Pandemic created new class of Kenyan poor, World Bank says


Photo: AP/Patrick Ngugi


An additional two million people in Kenya have been pushed into deprivation as the coronavirus pandemic increased poverty levels by four percentage points, according to the World Bank.


This year, the World Bank sees sub-Saharan Africa’s third-biggest economy contracting by 1% in a baseline scenario and by as much as 1.5% in more adverse circumstances due to the impact of the pandemic on incomes, according to its latest economic update on the nation.


“Kenya’s poor population was predominantly rural and less well educated pre-Covid-19. However, the shock of Covid-19 created a new group of ‘newly’ poor Kenyans with different demographic characteristics,” according to the report. “They tend to be urban with household heads who are younger and more educated.”


Kenya’s unemployment rate almost doubled to 10.4% in the second quarter, according to data from its statistics agency. The nation had 78,512 confirmed infections and 1,409 deaths as of Wednesday, according to data collected by John Hopkins University and Bloomberg News.


The poverty rate in Kenya had been on a downward trend over the past 15 years and targeted cash transfers totaling about 50 billion shillings ($455 million) will more than offset the increase of poverty caused by the pandemic, according to the study.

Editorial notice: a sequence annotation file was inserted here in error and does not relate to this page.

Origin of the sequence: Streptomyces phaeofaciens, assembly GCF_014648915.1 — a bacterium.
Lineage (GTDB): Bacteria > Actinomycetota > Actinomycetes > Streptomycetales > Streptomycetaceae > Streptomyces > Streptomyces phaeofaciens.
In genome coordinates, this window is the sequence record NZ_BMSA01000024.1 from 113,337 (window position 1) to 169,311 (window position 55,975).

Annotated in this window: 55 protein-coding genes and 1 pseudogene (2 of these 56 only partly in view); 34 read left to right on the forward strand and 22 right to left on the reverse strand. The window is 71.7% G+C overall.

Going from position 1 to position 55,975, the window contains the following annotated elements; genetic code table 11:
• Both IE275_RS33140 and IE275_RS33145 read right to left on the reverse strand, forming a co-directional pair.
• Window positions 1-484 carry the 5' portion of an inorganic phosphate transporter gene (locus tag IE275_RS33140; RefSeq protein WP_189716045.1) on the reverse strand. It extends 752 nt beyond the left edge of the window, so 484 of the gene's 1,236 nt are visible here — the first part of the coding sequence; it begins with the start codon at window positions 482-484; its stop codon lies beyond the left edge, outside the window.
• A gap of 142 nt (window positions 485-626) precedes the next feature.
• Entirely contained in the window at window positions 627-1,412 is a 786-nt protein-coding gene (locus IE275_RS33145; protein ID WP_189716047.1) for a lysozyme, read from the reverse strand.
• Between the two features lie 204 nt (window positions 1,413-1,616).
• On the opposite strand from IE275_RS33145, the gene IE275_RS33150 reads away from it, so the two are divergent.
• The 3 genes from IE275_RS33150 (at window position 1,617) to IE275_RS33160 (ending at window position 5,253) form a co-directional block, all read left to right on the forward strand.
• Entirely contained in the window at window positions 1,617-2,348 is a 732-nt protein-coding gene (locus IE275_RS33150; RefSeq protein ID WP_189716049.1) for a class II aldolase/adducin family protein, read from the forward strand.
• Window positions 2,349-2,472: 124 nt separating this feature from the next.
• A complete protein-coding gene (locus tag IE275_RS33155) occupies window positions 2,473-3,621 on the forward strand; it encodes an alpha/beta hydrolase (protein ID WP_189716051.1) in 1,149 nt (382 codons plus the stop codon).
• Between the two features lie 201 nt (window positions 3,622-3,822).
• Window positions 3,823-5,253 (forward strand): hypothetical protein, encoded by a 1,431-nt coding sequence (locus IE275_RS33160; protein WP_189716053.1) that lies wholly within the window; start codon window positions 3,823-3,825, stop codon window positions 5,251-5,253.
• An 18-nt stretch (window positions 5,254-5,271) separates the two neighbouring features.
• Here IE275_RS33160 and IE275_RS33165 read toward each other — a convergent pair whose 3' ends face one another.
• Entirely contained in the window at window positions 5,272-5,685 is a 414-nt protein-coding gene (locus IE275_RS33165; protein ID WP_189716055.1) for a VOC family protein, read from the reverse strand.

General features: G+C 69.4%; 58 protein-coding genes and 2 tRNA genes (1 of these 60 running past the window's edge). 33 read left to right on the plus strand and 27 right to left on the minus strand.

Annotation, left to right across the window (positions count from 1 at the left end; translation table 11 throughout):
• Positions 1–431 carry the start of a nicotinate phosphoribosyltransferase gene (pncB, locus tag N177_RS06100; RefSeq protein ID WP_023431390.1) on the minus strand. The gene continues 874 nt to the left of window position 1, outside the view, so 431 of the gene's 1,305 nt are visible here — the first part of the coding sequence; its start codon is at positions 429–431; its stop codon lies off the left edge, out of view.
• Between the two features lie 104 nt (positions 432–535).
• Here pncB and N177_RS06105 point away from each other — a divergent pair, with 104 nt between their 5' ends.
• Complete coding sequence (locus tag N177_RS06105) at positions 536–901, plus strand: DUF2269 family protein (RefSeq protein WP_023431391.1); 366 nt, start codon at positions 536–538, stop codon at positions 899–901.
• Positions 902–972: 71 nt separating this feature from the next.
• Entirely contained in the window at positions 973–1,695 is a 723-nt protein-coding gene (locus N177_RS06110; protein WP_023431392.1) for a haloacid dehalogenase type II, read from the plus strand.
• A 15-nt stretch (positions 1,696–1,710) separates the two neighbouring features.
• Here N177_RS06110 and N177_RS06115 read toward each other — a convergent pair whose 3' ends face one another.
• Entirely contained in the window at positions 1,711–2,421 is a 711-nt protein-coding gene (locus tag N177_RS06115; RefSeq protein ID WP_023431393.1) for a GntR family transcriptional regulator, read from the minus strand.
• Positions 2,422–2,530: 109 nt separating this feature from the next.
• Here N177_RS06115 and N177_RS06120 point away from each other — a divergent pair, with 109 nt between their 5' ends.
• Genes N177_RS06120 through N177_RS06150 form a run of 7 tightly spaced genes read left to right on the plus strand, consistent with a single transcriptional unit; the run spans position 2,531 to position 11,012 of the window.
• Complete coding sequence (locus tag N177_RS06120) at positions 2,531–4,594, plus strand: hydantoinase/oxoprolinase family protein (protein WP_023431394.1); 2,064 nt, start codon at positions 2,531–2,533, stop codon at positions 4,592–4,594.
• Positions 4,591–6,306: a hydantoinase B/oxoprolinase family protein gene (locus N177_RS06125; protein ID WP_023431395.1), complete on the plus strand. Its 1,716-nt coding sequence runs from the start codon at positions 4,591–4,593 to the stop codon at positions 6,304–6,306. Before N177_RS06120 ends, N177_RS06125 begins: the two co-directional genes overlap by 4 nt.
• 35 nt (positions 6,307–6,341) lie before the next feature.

Economic output could rebound early in 2021 as major impacts of the pandemic fade. Expansion then is projected at 6.9% year-on-year, according to the report. A key factor in the recovery is education sector output normalizing and adding a projected 2.2 percentage points to real gross domestic product growth.


Education output, which contracted by almost 26% in the first half of this year after growing 5.1% a year earlier, constituted the largest drag on growth of any sub-sector in Kenya’s economy. It shaved 1.7 percentage points from the GDP during the period, compared with a contribution of 0.4 percentage points a year earlier.


This article was published by Bloomberg.

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